New York Daily News
Nash is Zen-like when it comes to calling TOs
Blake Griffin has been on the other side before.
His rookie year was Phil Jackson’s last as Lakers head coach, and Griffin remembers the Los Angeles rivalry that season. He specifically remembers how the ‘Zen Master’ wouldn’t call timeouts despite unanswered Clipper baskets.
“We’d go on a run and he’d just kind of stand there and watch and sort of just be like you know, figure it out,” Griffin recalled.
Now Griffin’s on the side, with Steve Nash as master-in-training.
Nash has remained consistent all season long. He would rather not call a timeout if it robs his team of an opportunity to problem-solve, to figure it out on their own and fight through adversity as a unit. That flew earlier in the season, and in many respects, it worked.
But the Nets lost some of those games, games that had they won, they may not have needed a win as badly against the Bucks on Tuesday night. Remember that 18-point loss to the Hawks on Jan. 1? Also known as Brooklyn’s worst defensive performance at that point of the season?
Nash chose not to call a timeout while the Hawks ran up a 20-point lead in the second quarter, prioritizing an opportunity to solve problems on their own over securing a chance to win a victory.
The same happened against the Bucks on Tuesday. This time in a game that mattered. This time in the fourth quarter.
Mike James hit a 28-foot stepback to give the Nets a 103-97 lead, their biggest of the night, at the 10-minute mark of the fourth. Milwaukee then responded eight times in a row before Kyrie Irving stopped the bleeding with a mid-range pullup five-and-a-half minutes later.
When all was said and done, the Bucks went on an 18-3 run, turning that six-point deficit into an 11-point lead.
An official stoppage of play didn’t come until Mike Budenholzer called a timeout for the Bucks at the 4:40 mark after a 15-point swing, and by the time Nash thought about calling one, the game, he felt, had already been decided.
“Tonight, maybe I could have called another timeout, but you also want to make sure you save a few for the end of the game,” he
Zen the explained. “So yeah I was caught in a little dilemma. Maybe I should have, but at the same time, I don’t think it was going to make a big difference at that point.”
That’s one side of the equation. Here’s the other: The Nets didn’t get blasted in the X’s and O’s. They were physically dominated to the tune of 15 Bucks offensive rebounds for 20 second-chance points, a 55-39 rebounding margin overall.
“Tonight I thought we got outworked. So, what? You’re gonna call a timeout and say what? Play harder?” Griffin said. “That should just be a thing that we visually see and we know to do a better job at. So you know, if it’s a game planning mistake or it’s something that he sees, maybe (call a timeout). But I don’t think he was wrong at all.”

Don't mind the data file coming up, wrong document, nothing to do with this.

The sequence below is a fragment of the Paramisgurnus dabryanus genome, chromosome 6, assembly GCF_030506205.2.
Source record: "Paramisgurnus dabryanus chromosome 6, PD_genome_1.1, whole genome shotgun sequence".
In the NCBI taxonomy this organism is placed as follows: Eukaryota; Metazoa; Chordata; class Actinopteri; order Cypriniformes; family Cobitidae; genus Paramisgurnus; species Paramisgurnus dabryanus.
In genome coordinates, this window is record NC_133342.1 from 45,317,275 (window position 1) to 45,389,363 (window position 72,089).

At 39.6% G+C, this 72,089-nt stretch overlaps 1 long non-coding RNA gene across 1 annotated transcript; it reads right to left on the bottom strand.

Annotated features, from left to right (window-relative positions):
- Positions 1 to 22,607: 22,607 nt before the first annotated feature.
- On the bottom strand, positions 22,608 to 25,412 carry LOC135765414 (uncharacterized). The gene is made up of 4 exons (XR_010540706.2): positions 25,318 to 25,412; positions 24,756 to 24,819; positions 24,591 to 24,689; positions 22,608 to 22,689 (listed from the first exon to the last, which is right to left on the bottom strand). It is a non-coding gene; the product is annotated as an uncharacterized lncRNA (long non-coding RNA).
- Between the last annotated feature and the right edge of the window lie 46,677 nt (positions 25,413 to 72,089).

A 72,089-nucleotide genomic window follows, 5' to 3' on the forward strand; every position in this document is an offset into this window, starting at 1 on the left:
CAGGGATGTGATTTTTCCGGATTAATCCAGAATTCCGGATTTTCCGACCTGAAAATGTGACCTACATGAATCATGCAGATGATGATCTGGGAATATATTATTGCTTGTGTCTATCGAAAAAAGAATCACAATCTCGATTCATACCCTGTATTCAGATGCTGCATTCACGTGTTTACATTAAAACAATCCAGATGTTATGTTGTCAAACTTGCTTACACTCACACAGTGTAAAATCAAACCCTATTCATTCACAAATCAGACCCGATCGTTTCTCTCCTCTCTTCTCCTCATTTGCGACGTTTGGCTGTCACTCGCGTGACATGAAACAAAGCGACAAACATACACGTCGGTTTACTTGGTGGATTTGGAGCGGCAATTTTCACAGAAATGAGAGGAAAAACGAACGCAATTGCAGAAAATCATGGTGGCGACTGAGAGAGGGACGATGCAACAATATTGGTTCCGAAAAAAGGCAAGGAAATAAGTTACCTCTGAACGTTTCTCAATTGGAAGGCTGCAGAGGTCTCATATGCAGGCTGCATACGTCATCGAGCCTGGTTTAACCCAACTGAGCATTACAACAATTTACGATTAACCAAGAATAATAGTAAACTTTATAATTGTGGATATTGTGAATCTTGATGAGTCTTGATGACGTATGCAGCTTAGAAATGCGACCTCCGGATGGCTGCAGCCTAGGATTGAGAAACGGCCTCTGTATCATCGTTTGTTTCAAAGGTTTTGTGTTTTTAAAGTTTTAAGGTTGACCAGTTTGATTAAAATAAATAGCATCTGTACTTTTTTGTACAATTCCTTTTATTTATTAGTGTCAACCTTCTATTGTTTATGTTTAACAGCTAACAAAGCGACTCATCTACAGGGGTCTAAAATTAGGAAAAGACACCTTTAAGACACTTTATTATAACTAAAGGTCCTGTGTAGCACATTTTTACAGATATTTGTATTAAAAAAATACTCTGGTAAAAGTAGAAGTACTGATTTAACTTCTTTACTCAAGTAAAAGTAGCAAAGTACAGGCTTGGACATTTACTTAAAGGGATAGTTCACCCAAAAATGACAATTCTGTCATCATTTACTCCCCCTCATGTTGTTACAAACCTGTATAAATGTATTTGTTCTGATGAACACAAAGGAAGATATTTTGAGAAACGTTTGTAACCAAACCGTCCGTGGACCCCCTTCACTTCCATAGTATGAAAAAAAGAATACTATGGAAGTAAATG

Despite the decision against calling a timeout, the Nets still had a chance to make it a two-point game with just over a minute to go in the fourth, and had Kevin Durant made either of his two good looks on the same possession, the Nets may have mustered the momentum to turn the tide.
Durant aptly noted Nash has called timeouts in different scenarios, some so-called “good” timeouts that still led to losses, and other decisions not to call timeouts that led to victories.
“I think it is good for us to problem-solve and figure things out and continue to keep growing as a unit when things get tough out there and we still end up making it a game after that, you know what I’m saying?” Durant said. “We were down 11 points, I think, and (then) we were down five, and I had the ball in my hands with (about) a minute to go. So I think we fought through that little stretch, as well. It’s plenty of times this year that I’ve seen coach do both things — call a timeout or let us play.”
One thing’s clear: Nash is going to do in the moment what he thinks is best for the grand scheme. His Zen-like approach to calling timeouts did not pay dividends on Tuesday night, but it could help the team moving forward, provided he calls a timeout before the team digs itself a hole it can’t climb out of.
“I think it depends on the situation. I don’t think there’s a right or wrong,” said Griffin. “I’ve played for coaches who’ve called that quick timeout. It just depends on your style, it depends on the game.”